Firefighters in Vancouver are warning the public about a “dramatic” increase in fires associated with lithium-ion batteries.
Vancouver Fire and Rescue Services says it has recorded a five-fold increase in battery fires over the last six years.
Spokesperson Capt. Matthew Trudeau said the bulk of the fires have been associated with batteries in e-bikes, scooters and cell phones, though battery fires in laptops and other devices have also been recorded.
“As people are using batteries more often, we’re seeing this uptake, and what we’re trying to do is remind people to use these batteries safely,” Trudeau said.
“We’re recommending that everyone uses these as the manufacturer recommends, and only uses original equipment with the charging devices, with the batteries, and reminding everyone around the safe storage of these batteries.”
The issue is not unique to Vancouver.
In October, Consumer Reports found there had been 75 e-bike fires in New York City in 2021 alone, resulting in 72 injuries and three deaths, while the U.K.’s Evening Standard reports there were at least 130 similar battery fires in London last year.
Richard Grandholm, president of Vancouver-based Battery World, said he believes many of the issues are related to people buying cheap, uncertified products from overseas.
“You can build them cheap or you can build them high-quality,” he said.
“I would say in general go to a store, or if you’re going online, don’t purchase by price. You’re guaranteed to get a low quality with a low price.”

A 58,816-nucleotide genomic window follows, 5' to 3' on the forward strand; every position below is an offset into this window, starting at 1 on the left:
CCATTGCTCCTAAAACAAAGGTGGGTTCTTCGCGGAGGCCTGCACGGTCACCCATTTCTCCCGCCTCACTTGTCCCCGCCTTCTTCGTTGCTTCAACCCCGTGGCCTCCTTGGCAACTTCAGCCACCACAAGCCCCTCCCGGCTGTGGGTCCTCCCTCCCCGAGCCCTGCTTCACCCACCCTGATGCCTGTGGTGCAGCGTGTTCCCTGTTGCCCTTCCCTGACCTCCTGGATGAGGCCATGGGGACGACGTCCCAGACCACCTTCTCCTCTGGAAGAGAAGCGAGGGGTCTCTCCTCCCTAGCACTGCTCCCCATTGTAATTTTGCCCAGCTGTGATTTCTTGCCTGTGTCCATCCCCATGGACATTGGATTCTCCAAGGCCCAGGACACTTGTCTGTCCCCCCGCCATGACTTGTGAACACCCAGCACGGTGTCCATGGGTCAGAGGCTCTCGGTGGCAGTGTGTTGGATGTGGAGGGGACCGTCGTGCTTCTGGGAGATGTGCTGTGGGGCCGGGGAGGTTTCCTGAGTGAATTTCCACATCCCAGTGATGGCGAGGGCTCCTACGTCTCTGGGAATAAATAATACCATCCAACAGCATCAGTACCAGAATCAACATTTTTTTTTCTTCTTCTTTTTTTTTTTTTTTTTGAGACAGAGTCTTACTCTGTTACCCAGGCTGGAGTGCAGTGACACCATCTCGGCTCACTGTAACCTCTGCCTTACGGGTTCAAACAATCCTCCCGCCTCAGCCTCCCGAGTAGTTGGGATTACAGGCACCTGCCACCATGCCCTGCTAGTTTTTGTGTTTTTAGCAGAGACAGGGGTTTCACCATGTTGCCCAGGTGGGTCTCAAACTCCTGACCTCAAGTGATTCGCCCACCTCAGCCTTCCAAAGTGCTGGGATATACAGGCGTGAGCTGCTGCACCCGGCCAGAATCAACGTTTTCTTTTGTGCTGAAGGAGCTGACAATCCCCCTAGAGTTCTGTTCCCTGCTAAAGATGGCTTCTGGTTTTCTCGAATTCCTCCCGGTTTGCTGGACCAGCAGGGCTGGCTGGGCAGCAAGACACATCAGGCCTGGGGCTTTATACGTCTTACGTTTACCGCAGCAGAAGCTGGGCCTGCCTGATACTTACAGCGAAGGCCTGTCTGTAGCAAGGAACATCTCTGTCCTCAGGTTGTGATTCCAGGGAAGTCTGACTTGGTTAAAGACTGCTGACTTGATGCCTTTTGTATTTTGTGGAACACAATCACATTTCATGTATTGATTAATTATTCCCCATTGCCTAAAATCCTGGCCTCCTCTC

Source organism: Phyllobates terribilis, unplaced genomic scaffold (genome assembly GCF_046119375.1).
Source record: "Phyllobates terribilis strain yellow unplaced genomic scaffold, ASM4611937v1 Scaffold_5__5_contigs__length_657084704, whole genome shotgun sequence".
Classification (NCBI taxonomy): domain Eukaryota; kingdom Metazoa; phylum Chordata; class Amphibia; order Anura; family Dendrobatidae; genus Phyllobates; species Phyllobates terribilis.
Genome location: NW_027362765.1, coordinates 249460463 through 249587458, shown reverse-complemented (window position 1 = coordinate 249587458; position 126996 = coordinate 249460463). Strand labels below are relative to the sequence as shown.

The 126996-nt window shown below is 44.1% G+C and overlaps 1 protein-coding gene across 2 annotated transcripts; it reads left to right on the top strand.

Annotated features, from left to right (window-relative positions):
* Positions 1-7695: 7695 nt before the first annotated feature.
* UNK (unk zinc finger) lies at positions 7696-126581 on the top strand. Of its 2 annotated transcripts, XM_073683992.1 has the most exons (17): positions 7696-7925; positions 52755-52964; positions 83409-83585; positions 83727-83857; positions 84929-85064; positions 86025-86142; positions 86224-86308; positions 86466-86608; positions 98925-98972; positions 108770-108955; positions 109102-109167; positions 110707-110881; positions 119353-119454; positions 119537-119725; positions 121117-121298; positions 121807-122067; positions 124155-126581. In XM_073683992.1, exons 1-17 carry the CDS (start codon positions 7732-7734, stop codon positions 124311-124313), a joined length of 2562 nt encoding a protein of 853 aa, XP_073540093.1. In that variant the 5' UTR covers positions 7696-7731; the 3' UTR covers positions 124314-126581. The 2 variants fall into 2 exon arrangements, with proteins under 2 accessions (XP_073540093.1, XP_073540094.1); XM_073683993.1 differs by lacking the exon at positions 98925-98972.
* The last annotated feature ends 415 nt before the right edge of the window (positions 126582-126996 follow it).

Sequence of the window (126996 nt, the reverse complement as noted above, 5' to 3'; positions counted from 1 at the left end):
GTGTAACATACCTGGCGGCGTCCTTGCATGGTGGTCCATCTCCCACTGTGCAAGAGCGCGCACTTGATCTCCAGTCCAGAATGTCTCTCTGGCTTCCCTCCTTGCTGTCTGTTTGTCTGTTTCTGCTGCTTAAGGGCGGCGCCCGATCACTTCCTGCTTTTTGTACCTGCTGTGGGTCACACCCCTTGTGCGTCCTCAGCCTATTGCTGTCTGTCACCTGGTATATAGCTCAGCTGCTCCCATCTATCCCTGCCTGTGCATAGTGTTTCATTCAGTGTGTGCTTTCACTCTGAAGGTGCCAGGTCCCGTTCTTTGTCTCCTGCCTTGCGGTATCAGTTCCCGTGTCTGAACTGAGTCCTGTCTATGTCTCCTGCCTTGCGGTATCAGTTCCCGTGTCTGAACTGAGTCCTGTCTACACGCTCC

Grandholm said people should always look for product from a legitimate manufacturer, and be wary of knockoffs appearing to be from a legitimate brand.
People should ensure that both the battery cells themselves are certified, and if they are assembled into a battery pack that the pack is also certified.
He also warned that people who import uncertified batteries could find themselves liable if they catch fire and injure someone or cause property damage.
Trudeau said people can take several easy steps to ensure battery safety in their home.
Batteries should never be stored near combustible items, and should never be left unattended when charging, he said.
People should never try and charge a damaged battery or use a damaged charger, he added.
Trudeau also advised that battery owners be sure that their smoke alarms are working and that they have a fire extinguisher in their home.
If a battery does catch fire, he said people should never try and touch them as they can be extremely dangerous, give off noxious smoke, and in some cases can explode.